This website covers topics on knowledge management, personal effectiveness, theory of constraints, amongst other topics. Opinions expressed here are strictly those of the owner, Jack Vinson, and those of the commenters.

Project network as a social network

Or maybe the subject shouild read "project network as a conversation." Patti Anklam posts an interesting comment about project networks in Project Team Analysis and SNA, which references an article by Dennis Smith, Network links go well beyond straight lines. To quote Patti:

... Dennis's insight, expressed well in the article, is that the links between tasks on a project chart often represent [the need for] multiple conversations, iterations between two people completing a hand-off of one's completed work to the other. As he says, "...microlevel interactions are left for those two people to work out and simplified to a single line in the project plan."

We so often think about these branching and interconnected networks as a fancy list of tasks. Built well, they represent interdependencies among people and the tasks. But the insight above really gets at the people nature of projects. There aren't hard cutoffs between the end of one task and the beginning of another. The line on the gantt chart implies a conversation, and depending on the complexity of the tasks, the amount of time people are working on the "line" between the two tasks could be significant. Most projects are not assembly lines.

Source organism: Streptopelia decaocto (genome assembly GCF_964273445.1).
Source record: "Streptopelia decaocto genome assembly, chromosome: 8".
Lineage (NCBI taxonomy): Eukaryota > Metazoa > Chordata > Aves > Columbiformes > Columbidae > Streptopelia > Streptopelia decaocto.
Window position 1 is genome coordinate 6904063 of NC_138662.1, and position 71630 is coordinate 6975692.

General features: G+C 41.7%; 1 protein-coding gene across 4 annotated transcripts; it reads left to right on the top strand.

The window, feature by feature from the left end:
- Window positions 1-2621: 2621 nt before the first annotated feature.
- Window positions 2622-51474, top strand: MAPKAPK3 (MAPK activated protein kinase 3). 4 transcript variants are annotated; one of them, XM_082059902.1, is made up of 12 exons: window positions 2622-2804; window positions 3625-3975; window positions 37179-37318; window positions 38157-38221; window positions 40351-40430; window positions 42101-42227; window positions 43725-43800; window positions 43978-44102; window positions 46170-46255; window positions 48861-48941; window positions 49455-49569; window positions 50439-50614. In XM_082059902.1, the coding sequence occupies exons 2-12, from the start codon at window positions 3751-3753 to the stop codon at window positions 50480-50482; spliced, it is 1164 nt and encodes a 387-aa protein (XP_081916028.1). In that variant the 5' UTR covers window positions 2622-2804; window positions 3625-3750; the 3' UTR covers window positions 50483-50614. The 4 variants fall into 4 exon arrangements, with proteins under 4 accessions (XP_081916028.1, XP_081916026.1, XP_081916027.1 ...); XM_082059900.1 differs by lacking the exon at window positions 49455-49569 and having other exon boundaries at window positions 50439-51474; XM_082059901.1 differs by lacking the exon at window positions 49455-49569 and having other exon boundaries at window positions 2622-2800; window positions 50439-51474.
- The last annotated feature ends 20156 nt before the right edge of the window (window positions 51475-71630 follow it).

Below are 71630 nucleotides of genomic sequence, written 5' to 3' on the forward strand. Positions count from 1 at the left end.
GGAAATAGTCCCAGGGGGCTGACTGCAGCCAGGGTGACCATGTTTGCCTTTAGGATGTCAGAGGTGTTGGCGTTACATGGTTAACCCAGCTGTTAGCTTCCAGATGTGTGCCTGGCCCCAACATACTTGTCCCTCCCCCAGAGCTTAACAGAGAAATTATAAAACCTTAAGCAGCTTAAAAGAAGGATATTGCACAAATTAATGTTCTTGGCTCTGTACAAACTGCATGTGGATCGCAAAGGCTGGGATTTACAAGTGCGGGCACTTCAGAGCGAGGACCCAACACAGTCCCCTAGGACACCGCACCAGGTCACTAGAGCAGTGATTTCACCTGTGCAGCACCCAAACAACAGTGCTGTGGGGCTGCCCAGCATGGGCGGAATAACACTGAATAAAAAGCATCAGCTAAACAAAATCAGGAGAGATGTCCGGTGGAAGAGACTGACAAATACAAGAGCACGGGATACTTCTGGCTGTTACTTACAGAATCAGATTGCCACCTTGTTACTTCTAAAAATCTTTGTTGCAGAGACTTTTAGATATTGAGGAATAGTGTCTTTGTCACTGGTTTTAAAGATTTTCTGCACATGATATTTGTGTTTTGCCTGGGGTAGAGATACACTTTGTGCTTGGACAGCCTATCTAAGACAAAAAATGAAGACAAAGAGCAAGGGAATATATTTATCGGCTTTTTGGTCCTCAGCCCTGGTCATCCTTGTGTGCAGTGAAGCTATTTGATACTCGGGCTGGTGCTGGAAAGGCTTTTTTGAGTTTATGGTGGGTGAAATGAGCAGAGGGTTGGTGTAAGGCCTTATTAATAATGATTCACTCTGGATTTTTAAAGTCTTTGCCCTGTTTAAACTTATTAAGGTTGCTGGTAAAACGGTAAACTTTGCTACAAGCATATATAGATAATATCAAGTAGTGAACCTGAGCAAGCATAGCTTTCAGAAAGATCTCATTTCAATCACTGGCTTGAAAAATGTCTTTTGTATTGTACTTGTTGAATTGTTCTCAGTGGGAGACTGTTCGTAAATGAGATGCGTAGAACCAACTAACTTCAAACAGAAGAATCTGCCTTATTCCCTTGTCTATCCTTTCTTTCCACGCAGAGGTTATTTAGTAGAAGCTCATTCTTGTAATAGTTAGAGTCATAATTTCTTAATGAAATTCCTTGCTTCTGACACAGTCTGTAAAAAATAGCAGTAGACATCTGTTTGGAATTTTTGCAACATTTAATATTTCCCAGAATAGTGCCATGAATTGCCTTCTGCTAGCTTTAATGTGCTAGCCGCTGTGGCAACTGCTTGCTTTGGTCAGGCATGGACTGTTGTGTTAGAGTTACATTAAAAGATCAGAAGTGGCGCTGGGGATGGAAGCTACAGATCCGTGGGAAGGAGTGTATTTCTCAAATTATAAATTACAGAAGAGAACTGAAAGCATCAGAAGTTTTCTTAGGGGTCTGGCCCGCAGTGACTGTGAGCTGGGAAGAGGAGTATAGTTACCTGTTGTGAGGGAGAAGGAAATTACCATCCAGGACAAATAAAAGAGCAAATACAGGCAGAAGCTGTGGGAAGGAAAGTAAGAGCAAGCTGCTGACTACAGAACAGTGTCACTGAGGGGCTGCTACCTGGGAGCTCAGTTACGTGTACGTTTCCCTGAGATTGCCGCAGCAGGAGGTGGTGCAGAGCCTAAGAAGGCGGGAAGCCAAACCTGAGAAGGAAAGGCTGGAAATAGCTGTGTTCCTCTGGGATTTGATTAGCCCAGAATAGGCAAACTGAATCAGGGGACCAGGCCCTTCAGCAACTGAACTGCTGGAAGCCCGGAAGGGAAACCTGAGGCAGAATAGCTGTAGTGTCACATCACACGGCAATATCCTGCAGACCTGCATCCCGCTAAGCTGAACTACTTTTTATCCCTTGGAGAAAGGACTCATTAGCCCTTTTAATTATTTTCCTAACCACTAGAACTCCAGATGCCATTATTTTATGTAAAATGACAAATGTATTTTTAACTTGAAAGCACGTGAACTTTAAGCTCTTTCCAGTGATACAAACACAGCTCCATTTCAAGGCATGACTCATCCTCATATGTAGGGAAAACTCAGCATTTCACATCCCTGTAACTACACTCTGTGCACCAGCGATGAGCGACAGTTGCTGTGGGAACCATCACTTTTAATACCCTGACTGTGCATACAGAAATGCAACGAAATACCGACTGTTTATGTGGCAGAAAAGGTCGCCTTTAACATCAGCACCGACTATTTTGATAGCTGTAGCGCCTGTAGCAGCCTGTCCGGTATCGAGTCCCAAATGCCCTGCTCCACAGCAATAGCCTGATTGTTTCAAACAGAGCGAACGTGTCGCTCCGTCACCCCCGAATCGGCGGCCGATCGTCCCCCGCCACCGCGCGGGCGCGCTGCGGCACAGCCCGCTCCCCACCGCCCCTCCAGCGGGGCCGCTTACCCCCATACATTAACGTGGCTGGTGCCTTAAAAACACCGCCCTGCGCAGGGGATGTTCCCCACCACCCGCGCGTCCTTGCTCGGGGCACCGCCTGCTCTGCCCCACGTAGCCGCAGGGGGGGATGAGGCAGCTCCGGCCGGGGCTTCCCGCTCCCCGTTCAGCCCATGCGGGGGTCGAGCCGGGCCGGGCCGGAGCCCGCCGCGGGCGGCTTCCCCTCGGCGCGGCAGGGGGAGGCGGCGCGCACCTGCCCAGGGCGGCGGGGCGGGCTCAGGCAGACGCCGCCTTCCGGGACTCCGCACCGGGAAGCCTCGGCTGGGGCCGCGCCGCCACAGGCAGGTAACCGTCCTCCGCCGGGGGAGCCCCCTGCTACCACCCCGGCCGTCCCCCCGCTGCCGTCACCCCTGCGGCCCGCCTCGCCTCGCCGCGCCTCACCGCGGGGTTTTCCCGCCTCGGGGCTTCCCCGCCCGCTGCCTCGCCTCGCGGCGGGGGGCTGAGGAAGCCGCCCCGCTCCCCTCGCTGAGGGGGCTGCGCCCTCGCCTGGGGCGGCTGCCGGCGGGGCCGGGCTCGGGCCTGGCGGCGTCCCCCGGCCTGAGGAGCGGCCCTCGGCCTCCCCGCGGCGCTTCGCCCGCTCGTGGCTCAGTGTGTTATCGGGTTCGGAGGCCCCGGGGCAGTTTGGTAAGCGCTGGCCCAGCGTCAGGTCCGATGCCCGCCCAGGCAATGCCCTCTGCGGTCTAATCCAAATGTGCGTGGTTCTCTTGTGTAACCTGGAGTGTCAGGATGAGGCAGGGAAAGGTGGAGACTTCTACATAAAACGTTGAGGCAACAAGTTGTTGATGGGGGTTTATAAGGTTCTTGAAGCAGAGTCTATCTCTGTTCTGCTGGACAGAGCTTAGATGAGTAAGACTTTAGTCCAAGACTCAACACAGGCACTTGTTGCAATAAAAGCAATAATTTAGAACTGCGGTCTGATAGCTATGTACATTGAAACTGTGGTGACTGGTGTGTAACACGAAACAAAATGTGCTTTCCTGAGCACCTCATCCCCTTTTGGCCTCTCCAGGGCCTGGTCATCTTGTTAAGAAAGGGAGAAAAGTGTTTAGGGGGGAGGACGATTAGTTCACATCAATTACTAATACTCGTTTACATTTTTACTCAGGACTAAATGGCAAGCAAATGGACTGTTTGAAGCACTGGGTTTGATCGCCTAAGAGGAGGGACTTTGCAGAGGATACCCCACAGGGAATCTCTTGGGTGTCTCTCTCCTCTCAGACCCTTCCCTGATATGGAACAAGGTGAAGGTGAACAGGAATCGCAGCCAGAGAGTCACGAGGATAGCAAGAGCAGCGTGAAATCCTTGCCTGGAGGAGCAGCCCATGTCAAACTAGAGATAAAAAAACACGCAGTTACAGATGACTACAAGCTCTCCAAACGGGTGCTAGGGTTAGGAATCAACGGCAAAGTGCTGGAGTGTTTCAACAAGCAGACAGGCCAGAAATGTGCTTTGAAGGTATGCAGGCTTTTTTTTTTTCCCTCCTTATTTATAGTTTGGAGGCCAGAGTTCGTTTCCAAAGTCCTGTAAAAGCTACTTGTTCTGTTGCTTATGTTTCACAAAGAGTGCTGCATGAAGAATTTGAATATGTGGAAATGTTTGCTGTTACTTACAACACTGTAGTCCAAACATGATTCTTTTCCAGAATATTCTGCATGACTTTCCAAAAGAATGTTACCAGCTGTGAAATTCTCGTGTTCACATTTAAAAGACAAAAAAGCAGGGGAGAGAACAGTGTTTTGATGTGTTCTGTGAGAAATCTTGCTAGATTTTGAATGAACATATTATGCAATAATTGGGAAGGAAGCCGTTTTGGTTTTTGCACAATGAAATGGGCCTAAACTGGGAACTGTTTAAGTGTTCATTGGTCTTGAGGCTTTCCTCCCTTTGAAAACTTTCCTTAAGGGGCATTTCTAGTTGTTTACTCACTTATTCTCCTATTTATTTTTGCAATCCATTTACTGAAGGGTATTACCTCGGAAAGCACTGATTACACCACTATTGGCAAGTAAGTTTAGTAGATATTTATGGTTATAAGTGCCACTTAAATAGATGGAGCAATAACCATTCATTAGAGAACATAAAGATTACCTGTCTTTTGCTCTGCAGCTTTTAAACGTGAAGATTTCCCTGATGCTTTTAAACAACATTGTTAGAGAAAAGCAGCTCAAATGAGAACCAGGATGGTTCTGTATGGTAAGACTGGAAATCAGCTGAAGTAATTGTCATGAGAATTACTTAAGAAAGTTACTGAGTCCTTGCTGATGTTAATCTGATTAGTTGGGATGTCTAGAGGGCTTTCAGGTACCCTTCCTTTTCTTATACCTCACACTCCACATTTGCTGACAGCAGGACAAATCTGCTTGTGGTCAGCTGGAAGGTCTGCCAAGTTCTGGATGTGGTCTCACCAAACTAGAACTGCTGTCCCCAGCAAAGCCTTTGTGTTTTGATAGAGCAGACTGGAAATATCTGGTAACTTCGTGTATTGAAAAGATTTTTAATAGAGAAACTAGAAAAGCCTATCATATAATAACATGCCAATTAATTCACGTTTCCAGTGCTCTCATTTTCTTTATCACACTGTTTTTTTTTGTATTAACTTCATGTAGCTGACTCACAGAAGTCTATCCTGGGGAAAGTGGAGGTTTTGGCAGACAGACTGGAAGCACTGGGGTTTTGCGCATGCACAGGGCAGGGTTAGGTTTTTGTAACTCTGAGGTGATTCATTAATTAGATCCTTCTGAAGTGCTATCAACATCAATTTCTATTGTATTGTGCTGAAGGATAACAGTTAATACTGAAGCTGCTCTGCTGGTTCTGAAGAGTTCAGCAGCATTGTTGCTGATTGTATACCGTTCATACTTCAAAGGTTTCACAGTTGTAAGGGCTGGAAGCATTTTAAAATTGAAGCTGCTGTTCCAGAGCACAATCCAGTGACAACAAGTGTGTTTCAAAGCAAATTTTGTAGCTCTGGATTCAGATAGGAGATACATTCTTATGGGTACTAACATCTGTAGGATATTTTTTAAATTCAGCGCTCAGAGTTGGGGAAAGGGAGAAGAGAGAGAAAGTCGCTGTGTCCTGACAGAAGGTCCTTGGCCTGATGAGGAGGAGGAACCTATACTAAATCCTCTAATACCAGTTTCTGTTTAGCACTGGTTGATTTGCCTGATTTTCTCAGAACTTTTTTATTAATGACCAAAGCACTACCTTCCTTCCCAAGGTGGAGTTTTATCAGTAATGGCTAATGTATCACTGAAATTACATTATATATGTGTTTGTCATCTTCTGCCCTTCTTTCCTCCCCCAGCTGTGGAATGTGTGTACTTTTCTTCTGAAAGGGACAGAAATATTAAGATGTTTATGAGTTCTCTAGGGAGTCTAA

There is also the point that any project plan is only an educated guess at how the project will proceed, and Dennis Smith works with that theme as well. Wouldn't it be fun to acknowledge that some tasks within the project require more "networking" than others -- more interactions with people outside of the formal people assigned to the activity. Has anyone mapped a social network against a project network? Is it possible to come up with a view that would make sense?

Smith's summary tells us to get around the lie (the inability of a gantt chart to represent how projects really flow), we need to communicate early and often.

Good communications between team members, sponsors, customers, and the leader is the best incremental investment you can make. With good solid communication rules and well-built working relationships at the person-to-person level, you may even make the biggest project lie go away. The biggest lie? "We understand everything that is going on in our project and it is under control, within budget, and on schedule."

Ripples, Play, Innovation

KM research as a science